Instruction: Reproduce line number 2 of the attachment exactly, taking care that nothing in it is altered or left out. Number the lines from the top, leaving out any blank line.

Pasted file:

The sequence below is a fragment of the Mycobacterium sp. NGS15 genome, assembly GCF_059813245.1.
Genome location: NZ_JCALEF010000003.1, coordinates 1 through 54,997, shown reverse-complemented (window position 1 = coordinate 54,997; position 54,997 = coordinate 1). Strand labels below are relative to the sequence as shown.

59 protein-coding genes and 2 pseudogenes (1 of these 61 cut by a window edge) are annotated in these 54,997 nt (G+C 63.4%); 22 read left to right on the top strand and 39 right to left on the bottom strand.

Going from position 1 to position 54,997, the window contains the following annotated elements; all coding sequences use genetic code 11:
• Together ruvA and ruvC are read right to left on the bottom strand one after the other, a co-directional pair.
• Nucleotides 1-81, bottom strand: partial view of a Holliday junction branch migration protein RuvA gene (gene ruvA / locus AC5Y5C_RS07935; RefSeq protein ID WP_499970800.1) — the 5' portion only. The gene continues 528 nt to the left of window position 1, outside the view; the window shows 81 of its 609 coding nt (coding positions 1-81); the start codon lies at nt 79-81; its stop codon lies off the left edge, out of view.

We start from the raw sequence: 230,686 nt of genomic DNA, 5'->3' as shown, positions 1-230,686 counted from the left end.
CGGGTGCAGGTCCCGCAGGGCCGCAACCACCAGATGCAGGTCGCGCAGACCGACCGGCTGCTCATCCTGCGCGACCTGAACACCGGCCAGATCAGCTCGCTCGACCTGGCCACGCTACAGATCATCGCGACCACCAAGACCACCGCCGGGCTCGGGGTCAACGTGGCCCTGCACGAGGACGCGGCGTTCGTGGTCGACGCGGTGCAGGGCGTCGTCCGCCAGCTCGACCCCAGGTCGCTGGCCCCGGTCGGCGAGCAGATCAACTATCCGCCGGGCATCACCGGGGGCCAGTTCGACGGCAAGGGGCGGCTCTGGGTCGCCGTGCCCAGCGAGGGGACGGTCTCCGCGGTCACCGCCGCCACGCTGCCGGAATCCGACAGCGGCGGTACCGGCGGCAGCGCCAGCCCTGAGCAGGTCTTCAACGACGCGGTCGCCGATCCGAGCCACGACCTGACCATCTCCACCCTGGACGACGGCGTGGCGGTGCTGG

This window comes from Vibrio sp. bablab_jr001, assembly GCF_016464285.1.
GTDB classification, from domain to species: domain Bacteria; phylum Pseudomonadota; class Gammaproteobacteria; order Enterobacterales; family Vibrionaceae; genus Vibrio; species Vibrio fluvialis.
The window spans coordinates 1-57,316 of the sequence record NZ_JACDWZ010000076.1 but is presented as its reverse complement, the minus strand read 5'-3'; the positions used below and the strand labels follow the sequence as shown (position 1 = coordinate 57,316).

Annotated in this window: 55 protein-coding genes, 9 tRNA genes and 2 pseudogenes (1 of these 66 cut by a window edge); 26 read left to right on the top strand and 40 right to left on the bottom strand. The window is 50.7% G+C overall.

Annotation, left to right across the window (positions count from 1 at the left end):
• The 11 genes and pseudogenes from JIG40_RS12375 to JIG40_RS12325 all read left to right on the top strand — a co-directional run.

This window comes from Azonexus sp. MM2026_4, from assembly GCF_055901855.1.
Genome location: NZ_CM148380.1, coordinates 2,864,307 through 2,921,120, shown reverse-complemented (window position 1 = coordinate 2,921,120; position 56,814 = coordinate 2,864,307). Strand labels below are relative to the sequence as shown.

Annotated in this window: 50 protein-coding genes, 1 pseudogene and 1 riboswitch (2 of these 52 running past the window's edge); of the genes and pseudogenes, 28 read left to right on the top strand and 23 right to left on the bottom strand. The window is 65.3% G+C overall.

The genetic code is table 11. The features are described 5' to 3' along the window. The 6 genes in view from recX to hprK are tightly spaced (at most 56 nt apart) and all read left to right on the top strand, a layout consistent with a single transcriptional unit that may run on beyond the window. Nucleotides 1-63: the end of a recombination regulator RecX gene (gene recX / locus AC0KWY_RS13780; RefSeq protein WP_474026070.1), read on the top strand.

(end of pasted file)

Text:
Genome location: NZ_JCALEF010000003.1, coordinates 1 through 54,997, shown reverse-complemented (window position 1 = coordinate 54,997; position 54,997 = coordinate 1). Strand labels below are relative to the sequence as shown.